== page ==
Lest I be misunderstood, I am not arguing in any way in favor of “historicization” (not to be confused with “historicism”) in a Martin Broszat style. I do not consider memory to be in any way inferior to, or less important than, the careful research of the historian. Moreover, I embrace Saul Friedlander’s position in his dispute with the late German historian (Broszat, Friedlander, 1990) over the danger implicit in Broszat’s advocacy of a “historicization” of Nazi Germany’s epoch. This historicization was understood by Broszat as the need to study the Nazi era as if it were just like any other historic period; as a requirement to clean (cleanse?) its interpretation of any ideological-moral dimension; and as freeing the object of study “of the ‘imposed syndrome’ created by moral judgement on the Nazi era in its totality” (Friedlander, 1993, pp. 68-69). For Broszat (as Friedlander would retrospectively put it), “memory eliminates nuances, opts for the most global and schematic rendition of the past, often giving it a mythical and, in any case, a monumental dimension,” whereas “the aim of historiography--certainly the aim of historicization as defined by Broszat--is the search for nuances, for complexity, for differentiation, the fight against any kind of mythification or monumentalization of the past” (Friedlander, 1993, pp. 95-96). Unlike Broszat, I am not the advocate of de-mythification, for I consider that to be a futile endeavor. Myths may be replaceable, but they are not effaceable. Myths are part and parcel of collective memory, and that memory cannot be liquidated but by genocide.
Neither of these statements is aimed at claiming the primacy of memory over historiography. As Friedlander (1993, p. VIII) put it:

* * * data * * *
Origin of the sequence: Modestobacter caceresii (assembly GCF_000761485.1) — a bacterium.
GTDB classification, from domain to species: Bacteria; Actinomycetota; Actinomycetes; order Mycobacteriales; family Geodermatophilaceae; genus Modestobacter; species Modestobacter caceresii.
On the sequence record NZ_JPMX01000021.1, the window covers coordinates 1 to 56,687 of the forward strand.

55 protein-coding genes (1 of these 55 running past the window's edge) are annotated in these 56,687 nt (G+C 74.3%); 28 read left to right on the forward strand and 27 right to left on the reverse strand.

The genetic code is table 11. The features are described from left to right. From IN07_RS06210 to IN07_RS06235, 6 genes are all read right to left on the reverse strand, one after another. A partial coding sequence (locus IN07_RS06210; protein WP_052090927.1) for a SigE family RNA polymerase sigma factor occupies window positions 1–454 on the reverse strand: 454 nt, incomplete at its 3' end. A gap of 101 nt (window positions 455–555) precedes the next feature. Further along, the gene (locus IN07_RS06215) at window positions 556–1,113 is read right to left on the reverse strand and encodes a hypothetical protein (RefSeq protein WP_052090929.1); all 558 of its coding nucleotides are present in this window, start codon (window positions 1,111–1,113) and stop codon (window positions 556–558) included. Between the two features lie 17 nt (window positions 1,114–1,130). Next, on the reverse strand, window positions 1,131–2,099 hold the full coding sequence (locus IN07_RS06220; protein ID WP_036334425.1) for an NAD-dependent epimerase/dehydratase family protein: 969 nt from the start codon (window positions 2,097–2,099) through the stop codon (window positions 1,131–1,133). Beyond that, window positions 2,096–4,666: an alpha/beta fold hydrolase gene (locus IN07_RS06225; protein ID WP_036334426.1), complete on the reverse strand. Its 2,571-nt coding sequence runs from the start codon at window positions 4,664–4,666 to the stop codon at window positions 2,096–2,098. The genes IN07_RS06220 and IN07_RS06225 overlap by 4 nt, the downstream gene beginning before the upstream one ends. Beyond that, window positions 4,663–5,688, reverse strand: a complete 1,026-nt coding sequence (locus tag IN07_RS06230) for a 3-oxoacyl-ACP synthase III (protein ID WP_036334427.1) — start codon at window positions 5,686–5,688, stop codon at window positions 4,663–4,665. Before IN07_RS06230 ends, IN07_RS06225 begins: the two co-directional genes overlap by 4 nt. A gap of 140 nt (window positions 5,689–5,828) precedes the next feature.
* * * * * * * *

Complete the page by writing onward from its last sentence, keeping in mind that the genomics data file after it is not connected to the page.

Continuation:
[T]he process involved in the molding of memory and historiography is, theoretically at least, antithetical to that involved in the writing of history. Nonetheless, the representation of a recent and relevant past has to be imagined as a continuum: the constructs of public-collective memory find their place at one pole, and the “dispassionate” historical inquiries at the opposite pole. The closer one moves to the middle ground, that is, to an attempt at general interpretations of the group’s past, the more the two areas--distinct in their extreme forms--become intertwined and interrelated. This middle ground may be defined as a specific category, that of “historical consciousness.” Public-collective memory manifests itself essentially in set commemorative rituals and dominant symbolic systems referring to the past of the group (street names, monuments, museums, etc.), and “dispassionate” historiography is restricted to periods distant in time or to those eras that have lost immediate “existential” and ideological relevance to the present. “Historical consciousness” is the necessary conjunction of both extremes in any significant attempt at understanding, explicating, and representing the yesterday that affects the shaping of today. Incremental knowledge acquired by historical research is usually integrated within the general framework of the prevailing historical consciousness of a group and molded according to one of its extant frameworks of interpretation.